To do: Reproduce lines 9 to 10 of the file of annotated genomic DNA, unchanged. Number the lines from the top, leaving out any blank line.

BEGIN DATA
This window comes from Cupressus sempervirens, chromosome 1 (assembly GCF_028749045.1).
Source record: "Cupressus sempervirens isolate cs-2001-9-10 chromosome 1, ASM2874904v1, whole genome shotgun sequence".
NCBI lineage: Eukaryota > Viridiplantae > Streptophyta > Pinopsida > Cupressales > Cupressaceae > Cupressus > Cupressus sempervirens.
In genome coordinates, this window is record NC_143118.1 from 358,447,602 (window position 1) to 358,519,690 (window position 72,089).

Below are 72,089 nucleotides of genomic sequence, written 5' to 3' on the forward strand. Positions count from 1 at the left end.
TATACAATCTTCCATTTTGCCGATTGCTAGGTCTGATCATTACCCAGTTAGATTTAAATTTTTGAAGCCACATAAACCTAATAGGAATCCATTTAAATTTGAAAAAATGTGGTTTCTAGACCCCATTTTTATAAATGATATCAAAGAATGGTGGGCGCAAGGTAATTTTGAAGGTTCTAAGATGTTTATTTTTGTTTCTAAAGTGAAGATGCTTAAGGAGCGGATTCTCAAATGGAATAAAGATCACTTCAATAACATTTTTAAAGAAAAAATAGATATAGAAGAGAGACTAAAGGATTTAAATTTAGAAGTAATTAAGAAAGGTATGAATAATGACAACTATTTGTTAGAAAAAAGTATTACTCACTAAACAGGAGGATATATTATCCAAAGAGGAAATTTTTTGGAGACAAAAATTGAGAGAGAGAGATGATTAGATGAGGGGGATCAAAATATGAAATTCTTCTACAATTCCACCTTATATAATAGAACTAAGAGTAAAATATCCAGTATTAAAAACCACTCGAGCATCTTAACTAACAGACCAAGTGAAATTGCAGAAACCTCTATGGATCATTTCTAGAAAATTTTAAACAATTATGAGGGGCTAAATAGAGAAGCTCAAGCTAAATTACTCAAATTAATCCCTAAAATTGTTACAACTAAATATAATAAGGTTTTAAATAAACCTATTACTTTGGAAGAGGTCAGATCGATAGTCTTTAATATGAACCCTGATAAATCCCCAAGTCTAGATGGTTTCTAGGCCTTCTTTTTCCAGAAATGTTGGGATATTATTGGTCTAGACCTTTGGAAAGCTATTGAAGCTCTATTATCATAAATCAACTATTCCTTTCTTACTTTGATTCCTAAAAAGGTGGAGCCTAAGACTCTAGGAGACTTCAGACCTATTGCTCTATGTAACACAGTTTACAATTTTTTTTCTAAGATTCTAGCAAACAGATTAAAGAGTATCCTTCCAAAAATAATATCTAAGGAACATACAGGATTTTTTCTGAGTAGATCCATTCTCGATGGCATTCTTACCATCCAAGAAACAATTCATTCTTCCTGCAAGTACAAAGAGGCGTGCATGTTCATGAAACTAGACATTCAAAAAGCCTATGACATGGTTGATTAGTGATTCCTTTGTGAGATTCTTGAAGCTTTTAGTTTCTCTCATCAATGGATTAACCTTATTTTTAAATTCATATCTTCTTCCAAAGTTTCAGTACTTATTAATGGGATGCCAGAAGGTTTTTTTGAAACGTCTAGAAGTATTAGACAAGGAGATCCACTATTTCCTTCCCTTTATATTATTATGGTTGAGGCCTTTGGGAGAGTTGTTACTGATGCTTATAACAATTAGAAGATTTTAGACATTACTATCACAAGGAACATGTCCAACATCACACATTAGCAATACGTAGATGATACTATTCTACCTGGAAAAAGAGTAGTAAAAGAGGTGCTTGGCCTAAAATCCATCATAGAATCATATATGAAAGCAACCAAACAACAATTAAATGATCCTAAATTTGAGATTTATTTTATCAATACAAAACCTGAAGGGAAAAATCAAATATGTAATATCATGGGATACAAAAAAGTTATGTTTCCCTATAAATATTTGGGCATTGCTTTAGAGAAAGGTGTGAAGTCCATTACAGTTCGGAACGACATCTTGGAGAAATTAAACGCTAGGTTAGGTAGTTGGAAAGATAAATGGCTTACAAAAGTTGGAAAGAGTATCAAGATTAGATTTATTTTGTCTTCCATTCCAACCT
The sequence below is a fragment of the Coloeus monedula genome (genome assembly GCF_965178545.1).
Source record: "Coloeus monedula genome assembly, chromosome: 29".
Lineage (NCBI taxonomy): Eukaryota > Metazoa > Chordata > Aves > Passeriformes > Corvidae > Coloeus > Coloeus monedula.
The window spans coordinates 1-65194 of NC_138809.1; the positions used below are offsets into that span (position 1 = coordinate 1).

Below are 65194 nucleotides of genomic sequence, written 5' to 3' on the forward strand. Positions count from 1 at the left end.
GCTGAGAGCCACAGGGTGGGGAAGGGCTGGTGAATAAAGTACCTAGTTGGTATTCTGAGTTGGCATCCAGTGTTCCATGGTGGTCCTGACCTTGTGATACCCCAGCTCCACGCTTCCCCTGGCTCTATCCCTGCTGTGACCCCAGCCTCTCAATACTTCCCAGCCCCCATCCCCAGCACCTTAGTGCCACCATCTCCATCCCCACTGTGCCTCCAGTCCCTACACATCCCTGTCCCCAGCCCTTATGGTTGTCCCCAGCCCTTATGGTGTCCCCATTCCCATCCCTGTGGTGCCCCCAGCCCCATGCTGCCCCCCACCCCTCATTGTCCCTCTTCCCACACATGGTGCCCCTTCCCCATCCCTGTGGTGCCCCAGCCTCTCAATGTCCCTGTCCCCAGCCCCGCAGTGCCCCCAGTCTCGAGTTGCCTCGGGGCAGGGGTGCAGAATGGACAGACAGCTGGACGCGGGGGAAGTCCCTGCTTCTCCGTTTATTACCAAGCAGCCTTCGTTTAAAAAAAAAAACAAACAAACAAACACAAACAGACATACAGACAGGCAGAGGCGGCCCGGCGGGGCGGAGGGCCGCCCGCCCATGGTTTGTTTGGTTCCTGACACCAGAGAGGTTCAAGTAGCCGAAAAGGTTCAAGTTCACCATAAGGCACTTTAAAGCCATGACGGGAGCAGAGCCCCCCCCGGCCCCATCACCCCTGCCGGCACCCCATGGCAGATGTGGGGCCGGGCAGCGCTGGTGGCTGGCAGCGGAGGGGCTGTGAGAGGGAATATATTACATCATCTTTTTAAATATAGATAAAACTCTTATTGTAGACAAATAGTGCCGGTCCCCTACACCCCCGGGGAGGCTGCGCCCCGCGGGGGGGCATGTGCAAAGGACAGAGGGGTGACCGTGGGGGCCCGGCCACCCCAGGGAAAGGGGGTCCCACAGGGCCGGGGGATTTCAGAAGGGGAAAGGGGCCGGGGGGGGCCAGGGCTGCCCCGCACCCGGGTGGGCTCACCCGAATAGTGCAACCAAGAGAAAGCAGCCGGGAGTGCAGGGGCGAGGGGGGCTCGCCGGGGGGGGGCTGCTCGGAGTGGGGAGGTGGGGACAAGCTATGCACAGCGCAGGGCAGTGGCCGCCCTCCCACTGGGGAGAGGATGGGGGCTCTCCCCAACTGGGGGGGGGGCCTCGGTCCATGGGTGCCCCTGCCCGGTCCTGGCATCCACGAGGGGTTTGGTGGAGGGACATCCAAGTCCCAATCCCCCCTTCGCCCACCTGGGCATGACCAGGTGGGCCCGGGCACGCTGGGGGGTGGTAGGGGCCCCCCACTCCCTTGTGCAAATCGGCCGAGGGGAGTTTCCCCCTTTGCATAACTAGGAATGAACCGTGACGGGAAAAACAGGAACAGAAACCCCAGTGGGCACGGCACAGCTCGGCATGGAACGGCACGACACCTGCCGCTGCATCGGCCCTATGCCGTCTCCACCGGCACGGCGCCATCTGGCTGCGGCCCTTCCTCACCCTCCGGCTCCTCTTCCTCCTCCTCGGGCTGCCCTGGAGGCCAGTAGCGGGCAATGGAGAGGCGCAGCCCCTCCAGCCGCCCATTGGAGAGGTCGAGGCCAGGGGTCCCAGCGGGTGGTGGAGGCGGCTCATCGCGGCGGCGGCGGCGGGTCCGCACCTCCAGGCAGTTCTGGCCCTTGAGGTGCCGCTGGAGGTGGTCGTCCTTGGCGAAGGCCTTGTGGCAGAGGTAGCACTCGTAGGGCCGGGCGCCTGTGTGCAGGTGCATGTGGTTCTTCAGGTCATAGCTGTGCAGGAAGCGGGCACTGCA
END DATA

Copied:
Lineage (NCBI taxonomy): Eukaryota > Metazoa > Chordata > Aves > Passeriformes > Corvidae > Coloeus > Coloeus monedula.
The window spans coordinates 1-65194 of NC_138809.1; the positions used below are offsets into that span (position 1 = coordinate 1).